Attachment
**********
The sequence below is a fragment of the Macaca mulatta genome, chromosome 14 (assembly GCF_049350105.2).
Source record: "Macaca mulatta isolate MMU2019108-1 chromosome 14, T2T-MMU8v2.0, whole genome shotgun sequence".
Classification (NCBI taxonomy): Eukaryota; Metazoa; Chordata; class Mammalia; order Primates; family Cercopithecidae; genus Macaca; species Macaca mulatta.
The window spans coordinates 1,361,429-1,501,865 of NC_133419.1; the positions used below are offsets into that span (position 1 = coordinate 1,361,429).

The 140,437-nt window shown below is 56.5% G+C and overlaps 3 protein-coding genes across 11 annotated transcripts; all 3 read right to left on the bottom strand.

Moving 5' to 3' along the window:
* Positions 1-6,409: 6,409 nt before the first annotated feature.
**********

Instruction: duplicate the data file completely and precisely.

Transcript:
The sequence below is a fragment of the Macaca mulatta genome, chromosome 14 (assembly GCF_049350105.2).
Source record: "Macaca mulatta isolate MMU2019108-1 chromosome 14, T2T-MMU8v2.0, whole genome shotgun sequence".
Classification (NCBI taxonomy): Eukaryota; Metazoa; Chordata; class Mammalia; order Primates; family Cercopithecidae; genus Macaca; species Macaca mulatta.
The window spans coordinates 1,361,429-1,501,865 of NC_133419.1; the positions used below are offsets into that span (position 1 = coordinate 1,361,429).

The 140,437-nt window shown below is 56.5% G+C and overlaps 3 protein-coding genes across 11 annotated transcripts; all 3 read right to left on the bottom strand.

Moving 5' to 3' along the window:
* Positions 1-6,409: 6,409 nt before the first annotated feature.